How About a Jewish President?

While the media is currently having lots of fun asking their hypothetical "gotcha" question over a non-existent Muslim candidate, the possibility that Bernie Sanders could become America's first Jewish president should be a valid topic for conversation in the midst of this campaign.
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Democratic presidential candidate, Sen. Bernie Sanders, I-Vt. gestures during a speech at Liberty University in Lynchburg, Va., Monday, Sept. 14, 2015. (AP Photo/Steve Helber)
Democratic presidential candidate, Sen. Bernie Sanders, I-Vt. gestures during a speech at Liberty University in Lynchburg, Va., Monday, Sept. 14, 2015. (AP Photo/Steve Helber)

For the past few days, the presidential election has focused on religion -- in specific, the Islamic religion. This started with Donald Trump failing to challenge a questioner's assertion that President Barack Obama is a Muslim, and then shifted to asking Republican candidates whether they could hypothetically support a Muslim to become America's president. This time it was Ben Carson who stumbled, not Trump. Other Republican presidential candidates have -- to their credit -- condemned Carson's remarks, most notably Ted Cruz (on constitutional grounds: "the Constitution specifies there shall be no religious test for public office and I am a constitutionalist") and Lindsey Graham (on historical grounds: "America is an idea, not owned by a particular religion"). Bobby Jindal tried to win the gotcha battle in his own unique way:

If you can find me a Muslim candidate who is a Republican, who will fight hard to protect religious liberty, who will respect the Judeo-Christian heritage of America, who will be committed to destroying ISIS and radical Islam, who will condemn cultures that treat women as second-class citizens and who will place their hand on the Bible and swear to uphold the Constitution, then yes, I will be happy to consider voting for him or her.

This ignores the fact that, as Ted Cruz pointed out, there is no requirement a president "place their hand on the Bible" while being sworn in (the words "so help me God" don't even appear in the official oath of office), and also brushes aside how today's Republican Party could be described by many as a "culture that treats women as second-class citizens," but Jindal's always been known to unintentionally utter some rather ironic statements.

But all of this media attention over a hypothetical Muslim presidential candidate (not one of the major party candidates is, in actual fact, a Muslim) completely ignores a truly pertinent question -- one that I am personally astonished that nobody's really even noticed yet. The question: Could America elect the first Jewish president in 2016?

You may not be aware of it, but Bernie Sanders is Jewish. You are probably not aware of it mostly because the subject has yet to be raised in any meaningful way in the media surrounding the presidential campaign. We all know that Hillary Clinton (or Carly Fiorina, perhaps) could become the first woman president in American history. Those aware of modern history know that John F. Kennedy was the first Catholic president. So why has nobody noticed that Sanders could be the first Jewish president?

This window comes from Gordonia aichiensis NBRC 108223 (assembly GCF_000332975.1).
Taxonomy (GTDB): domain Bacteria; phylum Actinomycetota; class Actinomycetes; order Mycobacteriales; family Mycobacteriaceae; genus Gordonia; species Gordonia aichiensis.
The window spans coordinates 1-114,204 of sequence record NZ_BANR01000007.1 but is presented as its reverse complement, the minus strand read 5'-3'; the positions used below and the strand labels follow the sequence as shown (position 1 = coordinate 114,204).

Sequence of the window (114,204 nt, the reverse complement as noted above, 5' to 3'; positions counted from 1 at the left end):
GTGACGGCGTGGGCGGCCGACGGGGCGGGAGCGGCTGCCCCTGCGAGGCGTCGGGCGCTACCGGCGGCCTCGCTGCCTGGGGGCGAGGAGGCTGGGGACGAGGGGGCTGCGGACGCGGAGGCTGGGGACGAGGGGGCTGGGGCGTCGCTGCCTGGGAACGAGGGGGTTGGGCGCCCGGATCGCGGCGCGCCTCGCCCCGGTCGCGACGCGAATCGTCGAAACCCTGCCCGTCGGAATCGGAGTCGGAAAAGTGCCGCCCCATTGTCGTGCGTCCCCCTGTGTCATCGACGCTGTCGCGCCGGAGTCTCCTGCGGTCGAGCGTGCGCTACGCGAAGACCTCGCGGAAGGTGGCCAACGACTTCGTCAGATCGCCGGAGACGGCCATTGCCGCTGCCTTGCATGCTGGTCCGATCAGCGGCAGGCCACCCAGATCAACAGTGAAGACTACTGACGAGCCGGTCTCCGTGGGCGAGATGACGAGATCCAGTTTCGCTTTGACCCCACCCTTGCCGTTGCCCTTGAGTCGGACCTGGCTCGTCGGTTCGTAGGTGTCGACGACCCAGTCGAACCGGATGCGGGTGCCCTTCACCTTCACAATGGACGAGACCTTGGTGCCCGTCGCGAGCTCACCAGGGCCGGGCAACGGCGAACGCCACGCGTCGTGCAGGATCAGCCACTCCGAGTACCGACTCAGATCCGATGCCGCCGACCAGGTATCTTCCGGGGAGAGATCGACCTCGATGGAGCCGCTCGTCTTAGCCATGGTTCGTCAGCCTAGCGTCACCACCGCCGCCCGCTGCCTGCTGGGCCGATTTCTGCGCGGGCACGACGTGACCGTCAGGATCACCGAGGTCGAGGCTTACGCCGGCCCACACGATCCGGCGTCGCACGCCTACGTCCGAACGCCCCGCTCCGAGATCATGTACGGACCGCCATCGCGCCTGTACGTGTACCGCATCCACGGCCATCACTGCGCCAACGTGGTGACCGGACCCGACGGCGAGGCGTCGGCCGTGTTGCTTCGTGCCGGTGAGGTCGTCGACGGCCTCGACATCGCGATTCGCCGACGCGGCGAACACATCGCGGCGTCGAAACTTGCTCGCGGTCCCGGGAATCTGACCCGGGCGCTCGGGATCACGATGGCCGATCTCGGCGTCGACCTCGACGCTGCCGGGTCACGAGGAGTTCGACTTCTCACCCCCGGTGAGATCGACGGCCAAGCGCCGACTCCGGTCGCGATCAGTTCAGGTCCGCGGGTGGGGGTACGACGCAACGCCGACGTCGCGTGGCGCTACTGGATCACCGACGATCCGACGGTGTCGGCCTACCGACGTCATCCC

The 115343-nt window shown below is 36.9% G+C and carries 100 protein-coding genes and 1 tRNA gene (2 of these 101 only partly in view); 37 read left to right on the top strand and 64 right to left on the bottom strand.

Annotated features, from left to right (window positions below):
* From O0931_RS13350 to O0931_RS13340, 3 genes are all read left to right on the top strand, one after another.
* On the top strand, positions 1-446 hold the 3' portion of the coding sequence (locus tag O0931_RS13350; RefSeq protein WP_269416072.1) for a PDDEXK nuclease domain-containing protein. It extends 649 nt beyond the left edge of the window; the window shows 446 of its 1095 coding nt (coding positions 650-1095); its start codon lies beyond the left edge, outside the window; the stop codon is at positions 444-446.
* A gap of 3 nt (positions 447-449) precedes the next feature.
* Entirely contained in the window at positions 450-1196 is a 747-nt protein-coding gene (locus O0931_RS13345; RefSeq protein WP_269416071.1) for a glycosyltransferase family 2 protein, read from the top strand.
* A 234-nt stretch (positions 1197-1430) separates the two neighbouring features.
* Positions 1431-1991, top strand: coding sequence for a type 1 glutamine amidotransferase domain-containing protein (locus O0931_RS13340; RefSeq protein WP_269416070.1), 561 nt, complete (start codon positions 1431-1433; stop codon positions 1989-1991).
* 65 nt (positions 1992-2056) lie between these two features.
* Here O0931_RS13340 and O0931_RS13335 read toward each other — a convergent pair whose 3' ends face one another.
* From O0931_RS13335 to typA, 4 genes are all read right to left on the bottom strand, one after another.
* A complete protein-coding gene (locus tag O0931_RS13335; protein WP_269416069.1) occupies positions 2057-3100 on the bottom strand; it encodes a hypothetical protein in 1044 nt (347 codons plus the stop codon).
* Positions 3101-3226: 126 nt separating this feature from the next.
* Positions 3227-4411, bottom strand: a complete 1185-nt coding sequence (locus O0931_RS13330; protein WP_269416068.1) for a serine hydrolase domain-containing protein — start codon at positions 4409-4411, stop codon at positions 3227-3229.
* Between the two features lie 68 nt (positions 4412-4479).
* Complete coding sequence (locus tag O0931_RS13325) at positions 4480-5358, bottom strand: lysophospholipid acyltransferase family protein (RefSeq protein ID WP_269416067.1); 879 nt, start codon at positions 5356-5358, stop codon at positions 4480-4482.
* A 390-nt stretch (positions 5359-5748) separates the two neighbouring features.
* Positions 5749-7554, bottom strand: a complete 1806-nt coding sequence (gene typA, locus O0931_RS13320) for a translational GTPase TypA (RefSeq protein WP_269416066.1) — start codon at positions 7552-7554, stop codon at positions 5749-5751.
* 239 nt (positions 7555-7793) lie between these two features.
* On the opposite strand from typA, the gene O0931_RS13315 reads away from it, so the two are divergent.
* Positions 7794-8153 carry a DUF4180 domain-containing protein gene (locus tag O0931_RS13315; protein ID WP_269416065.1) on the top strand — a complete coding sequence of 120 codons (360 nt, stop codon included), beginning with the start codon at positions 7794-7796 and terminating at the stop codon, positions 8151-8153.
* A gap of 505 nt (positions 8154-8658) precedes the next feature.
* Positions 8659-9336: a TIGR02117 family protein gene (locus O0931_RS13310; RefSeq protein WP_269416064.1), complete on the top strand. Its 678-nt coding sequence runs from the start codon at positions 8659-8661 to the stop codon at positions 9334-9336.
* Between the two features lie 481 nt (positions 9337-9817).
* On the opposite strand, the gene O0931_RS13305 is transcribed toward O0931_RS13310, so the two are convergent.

Kennedy, of course, had to answer some very tough questions about his faith when he ran. Would he be nothing more than an agent of the Pope and do whatever the Vatican told him to do? This may sound astonishing these days, but back then it was a serious concern of many American voters. Change is always difficult. Kennedy gave a brilliant speech about the subject, which largely put it to rest on the campaign trail. Barack Obama had to follow in Kennedy's footsteps when he gave his own speech about the Reverend Wright, during his 2008 campaign. When Joe Lieberman became a candidate for vice president, the issue of his religion came up as well.

A Jew is currently in second place in the 2016 Democratic field, and yet the issue hasn't even really arisen. Now, I realize this may be due to other factors. In the first place, the media doesn't treat Bernie's campaign very seriously at all (they'd rather make jokes about his hair, or socialism). So perhaps it's just part of the media's sneering contempt for a man they have deemed an "unserious" candidate. Or perhaps it's due to the fact that Bernie himself admits he's "not particularly religious." Religion is always examined more closely for a candidate who triumphantly wears his religion on his sleeve, after all. Perhaps it's because Bernie's not some sort of uber-hawk on Israel, the way Lieberman has always been. Perhaps it's because America has become much more tolerant towards Jews over the past few decades in general (it wasn't so long ago Jews weren't allowed to do things like join country clubs, to insert a historical note).

But at the very least, the possibility that Bernie Sanders could become America's first Jewish president should be a valid topic for conversation in the midst of this campaign. A Jewish president would be seen with delight by some -- the same sort of delight many Americans felt after electing the first African-American candidate. Bernie as first Jewish president might be seen as horrible by the anti-Semitic and otherwise bigoted. It may also be seen as horrific by Zionist Jews, who would likely see Bernie as insufficiently supportive of Israel. But whatever the reaction, it should at least be a subject for discussion in the electorate. So far, it hasn't been to any noticeable extent.